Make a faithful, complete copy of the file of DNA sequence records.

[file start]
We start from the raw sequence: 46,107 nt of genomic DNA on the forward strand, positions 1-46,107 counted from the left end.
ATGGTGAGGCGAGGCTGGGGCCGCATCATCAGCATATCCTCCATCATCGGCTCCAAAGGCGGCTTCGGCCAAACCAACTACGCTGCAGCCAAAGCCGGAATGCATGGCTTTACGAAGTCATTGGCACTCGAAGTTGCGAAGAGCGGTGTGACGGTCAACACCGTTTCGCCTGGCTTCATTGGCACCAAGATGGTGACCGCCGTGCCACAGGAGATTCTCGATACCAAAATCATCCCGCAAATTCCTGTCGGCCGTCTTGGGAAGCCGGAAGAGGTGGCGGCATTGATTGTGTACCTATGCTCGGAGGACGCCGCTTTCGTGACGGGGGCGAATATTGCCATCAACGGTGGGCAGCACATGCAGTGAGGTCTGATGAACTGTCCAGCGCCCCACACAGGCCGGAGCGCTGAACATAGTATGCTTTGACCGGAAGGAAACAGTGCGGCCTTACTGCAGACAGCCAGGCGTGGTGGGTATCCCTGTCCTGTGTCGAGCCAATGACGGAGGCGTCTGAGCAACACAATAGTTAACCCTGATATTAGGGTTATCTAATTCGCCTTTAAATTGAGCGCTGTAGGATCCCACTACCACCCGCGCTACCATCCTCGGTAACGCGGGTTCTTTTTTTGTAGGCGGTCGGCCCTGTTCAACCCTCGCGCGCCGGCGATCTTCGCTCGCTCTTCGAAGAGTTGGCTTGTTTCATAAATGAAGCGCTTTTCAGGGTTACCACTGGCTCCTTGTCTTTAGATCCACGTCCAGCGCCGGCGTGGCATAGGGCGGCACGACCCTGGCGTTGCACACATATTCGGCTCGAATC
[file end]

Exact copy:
We start from the raw sequence: 46,107 nt of genomic DNA on the forward strand, positions 1-46,107 counted from the left end.
ATGGTGAGGCGAGGCTGGGGCCGCATCATCAGCATATCCTCCATCATCGGCTCCAAAGGCGGCTTCGGCCAAACCAACTACGCTGCAGCCAAAGCCGGAATGCATGGCTTTACGAAGTCATTGGCACTCGAAGTTGCGAAGAGCGGTGTGACGGTCAACACCGTTTCGCCTGGCTTCATTGGCACCAAGATGGTGACCGCCGTGCCACAGGAGATTCTCGATACCAAAATCATCCCGCAAATTCCTGTCGGCCGTCTTGGGAAGCCGGAAGAGGTGGCGGCATTGATTGTGTACCTATGCTCGGAGGACGCCGCTTTCGTGACGGGGGCGAATATTGCCATCAACGGTGGGCAGCACATGCAGTGAGGTCTGATGAACTGTCCAGCGCCCCACACAGGCCGGAGCGCTGAACATAGTATGCTTTGACCGGAAGGAAACAGTGCGGCCTTACTGCAGACAGCCAGGCGTGGTGGGTATCCCTGTCCTGTGTCGAGCCAATGACGGAGGCGTCTGAGCAACACAATAGTTAACCCTGATATTAGGGTTATCTAATTCGCCTTTAAATTGAGCGCTGTAGGATCCCACTACCACCCGCGCTACCATCCTCGGTAACGCGGGTTCTTTTTTTGTAGGCGGTCGGCCCTGTTCAACCCTCGCGCGCCGGCGATCTTCGCTCGCTCTTCGAAGAGTTGGCTTGTTTCATAAATGAAGCGCTTTTCAGGGTTACCACTGGCTCCTTGTCTTTAGATCCACGTCCAGCGCCGGCGTGGCATAGGGCGGCACGACCCTGGCGTTGCACACATATTCGGCTCGAATC